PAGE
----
Across the South Seas: Gender, Intimacy, and Chinese Migrants in British Malaya, 1870s-1930s


Mellon/ACLS Dissertation Completion Fellowships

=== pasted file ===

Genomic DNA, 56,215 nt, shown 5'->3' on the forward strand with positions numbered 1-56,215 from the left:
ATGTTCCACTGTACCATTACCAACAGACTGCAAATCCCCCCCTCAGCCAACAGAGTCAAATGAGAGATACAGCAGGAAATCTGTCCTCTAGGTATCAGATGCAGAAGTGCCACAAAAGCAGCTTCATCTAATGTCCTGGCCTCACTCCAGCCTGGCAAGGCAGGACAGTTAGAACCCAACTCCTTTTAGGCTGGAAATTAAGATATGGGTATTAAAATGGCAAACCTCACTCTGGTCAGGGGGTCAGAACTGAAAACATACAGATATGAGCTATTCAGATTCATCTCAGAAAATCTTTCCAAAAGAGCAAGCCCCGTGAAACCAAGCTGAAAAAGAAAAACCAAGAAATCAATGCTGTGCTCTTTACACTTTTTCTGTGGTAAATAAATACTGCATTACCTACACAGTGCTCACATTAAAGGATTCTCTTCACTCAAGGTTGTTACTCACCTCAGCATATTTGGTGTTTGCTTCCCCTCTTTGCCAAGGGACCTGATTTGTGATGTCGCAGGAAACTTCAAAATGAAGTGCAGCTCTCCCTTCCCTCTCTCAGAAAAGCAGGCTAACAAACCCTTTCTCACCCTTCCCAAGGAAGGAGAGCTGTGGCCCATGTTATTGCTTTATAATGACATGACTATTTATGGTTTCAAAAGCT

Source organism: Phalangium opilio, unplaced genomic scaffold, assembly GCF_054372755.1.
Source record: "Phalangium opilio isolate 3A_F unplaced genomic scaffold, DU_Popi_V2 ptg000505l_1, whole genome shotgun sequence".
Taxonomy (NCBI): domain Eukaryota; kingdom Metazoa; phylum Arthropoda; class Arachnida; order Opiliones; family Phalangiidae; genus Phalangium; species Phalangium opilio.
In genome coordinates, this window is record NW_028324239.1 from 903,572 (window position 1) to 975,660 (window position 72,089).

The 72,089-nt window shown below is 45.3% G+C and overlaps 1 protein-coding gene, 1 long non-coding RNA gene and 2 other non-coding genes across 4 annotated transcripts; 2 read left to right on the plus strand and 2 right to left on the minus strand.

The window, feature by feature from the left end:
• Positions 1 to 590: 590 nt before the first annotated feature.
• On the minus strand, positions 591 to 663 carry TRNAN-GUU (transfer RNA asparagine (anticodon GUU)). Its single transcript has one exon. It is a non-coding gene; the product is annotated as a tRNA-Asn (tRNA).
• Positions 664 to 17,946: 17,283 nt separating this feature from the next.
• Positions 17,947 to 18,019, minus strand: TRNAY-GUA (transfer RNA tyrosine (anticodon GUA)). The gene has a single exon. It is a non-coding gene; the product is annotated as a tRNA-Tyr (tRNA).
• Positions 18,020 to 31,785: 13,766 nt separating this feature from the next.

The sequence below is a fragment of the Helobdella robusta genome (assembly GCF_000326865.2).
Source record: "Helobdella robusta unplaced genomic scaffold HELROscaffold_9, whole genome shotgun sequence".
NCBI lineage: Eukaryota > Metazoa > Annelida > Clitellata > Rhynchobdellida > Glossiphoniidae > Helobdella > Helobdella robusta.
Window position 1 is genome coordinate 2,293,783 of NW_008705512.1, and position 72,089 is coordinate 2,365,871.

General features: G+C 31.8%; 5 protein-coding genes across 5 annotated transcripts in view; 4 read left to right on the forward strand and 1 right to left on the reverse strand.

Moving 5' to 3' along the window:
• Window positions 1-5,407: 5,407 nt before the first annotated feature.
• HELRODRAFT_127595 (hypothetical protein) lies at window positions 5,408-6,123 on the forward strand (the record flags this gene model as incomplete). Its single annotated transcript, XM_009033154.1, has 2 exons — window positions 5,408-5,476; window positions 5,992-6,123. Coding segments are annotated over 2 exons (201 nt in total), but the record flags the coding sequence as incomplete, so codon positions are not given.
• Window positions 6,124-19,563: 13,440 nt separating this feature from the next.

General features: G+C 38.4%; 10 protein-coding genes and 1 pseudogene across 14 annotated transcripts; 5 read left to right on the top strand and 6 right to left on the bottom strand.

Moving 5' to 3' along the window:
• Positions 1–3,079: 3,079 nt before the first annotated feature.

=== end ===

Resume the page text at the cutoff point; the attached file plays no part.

“Across the South Seas” explores the migration of Chinese women who embarked on border-crossing journeys, arriving in British Malaya as wives, domestic servants, and prostitutes. Between the 1870s and 1930s, hundreds of thousands of women traveled to the Peninsula at a time when modern migration control first emerged as a system of racial exclusion, curtailing Asian mobility into white settler colonies and nation-states. In colonial Malaya, however, Chinese women encountered a different set of racial, gender, and sexual politics at the border and beyond. Based on facilitation rather than exclusion, colonial immigration policies selectively encouraged Chinese female settlement across the Peninsula. Weaving together histories of colonial sexual economy, Chinese migration, and the globalization of border control, this study foregrounds the role of itinerant women during Asia’s mobility revolution. It argues that Chinese women’s intimate labor ultimately served as a crucial linchpin that sustained the Chinese overseas community in colonial Southeast Asia.